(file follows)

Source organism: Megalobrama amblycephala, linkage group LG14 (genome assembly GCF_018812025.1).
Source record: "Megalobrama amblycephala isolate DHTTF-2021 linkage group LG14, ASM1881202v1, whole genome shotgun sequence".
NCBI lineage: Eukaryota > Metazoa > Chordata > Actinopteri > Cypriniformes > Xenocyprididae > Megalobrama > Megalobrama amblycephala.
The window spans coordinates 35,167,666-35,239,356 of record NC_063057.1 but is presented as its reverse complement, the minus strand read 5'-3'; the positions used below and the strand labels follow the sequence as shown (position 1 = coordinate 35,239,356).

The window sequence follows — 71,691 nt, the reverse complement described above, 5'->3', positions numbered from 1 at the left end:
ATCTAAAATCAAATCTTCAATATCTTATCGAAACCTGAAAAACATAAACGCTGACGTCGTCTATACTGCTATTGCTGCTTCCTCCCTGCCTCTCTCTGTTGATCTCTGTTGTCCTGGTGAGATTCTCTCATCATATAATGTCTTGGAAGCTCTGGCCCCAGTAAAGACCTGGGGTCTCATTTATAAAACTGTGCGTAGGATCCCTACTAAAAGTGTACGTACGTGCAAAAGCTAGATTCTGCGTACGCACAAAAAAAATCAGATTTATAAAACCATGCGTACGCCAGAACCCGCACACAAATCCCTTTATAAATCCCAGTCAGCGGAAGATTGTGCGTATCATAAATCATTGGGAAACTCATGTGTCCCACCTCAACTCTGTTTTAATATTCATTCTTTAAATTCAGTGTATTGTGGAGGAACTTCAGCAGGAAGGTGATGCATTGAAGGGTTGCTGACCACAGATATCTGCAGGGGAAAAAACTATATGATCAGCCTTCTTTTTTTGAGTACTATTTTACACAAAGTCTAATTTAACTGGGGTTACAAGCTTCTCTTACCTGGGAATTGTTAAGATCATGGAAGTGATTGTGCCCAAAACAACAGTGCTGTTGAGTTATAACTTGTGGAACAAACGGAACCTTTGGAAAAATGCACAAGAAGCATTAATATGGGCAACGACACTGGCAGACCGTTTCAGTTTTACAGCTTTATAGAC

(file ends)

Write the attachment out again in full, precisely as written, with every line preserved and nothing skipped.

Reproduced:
Source organism: Megalobrama amblycephala, linkage group LG14 (genome assembly GCF_018812025.1).
Source record: "Megalobrama amblycephala isolate DHTTF-2021 linkage group LG14, ASM1881202v1, whole genome shotgun sequence".
NCBI lineage: Eukaryota > Metazoa > Chordata > Actinopteri > Cypriniformes > Xenocyprididae > Megalobrama > Megalobrama amblycephala.
The window spans coordinates 35,167,666-35,239,356 of record NC_063057.1 but is presented as its reverse complement, the minus strand read 5'-3'; the positions used below and the strand labels follow the sequence as shown (position 1 = coordinate 35,239,356).

The window sequence follows — 71,691 nt, the reverse complement described above, 5'->3', positions numbered from 1 at the left end:
ATCTAAAATCAAATCTTCAATATCTTATCGAAACCTGAAAAACATAAACGCTGACGTCGTCTATACTGCTATTGCTGCTTCCTCCCTGCCTCTCTCTGTTGATCTCTGTTGTCCTGGTGAGATTCTCTCATCATATAATGTCTTGGAAGCTCTGGCCCCAGTAAAGACCTGGGGTCTCATTTATAAAACTGTGCGTAGGATCCCTACTAAAAGTGTACGTACGTGCAAAAGCTAGATTCTGCGTACGCACAAAAAAAATCAGATTTATAAAACCATGCGTACGCCAGAACCCGCACACAAATCCCTTTATAAATCCCAGTCAGCGGAAGATTGTGCGTATCATAAATCATTGGGAAACTCATGTGTCCCACCTCAACTCTGTTTTAATATTCATTCTTTAAATTCAGTGTATTGTGGAGGAACTTCAGCAGGAAGGTGATGCATTGAAGGGTTGCTGACCACAGATATCTGCAGGGGAAAAAACTATATGATCAGCCTTCTTTTTTTGAGTACTATTTTACACAAAGTCTAATTTAACTGGGGTTACAAGCTTCTCTTACCTGGGAATTGTTAAGATCATGGAAGTGATTGTGCCCAAAACAACAGTGCTGTTGAGTTATAACTTGTGGAACAAACGGAACCTTTGGAAAAATGCACAAGAAGCATTAATATGGGCAACGACACTGGCAGACCGTTTCAGTTTTACAGCTTTATAGAC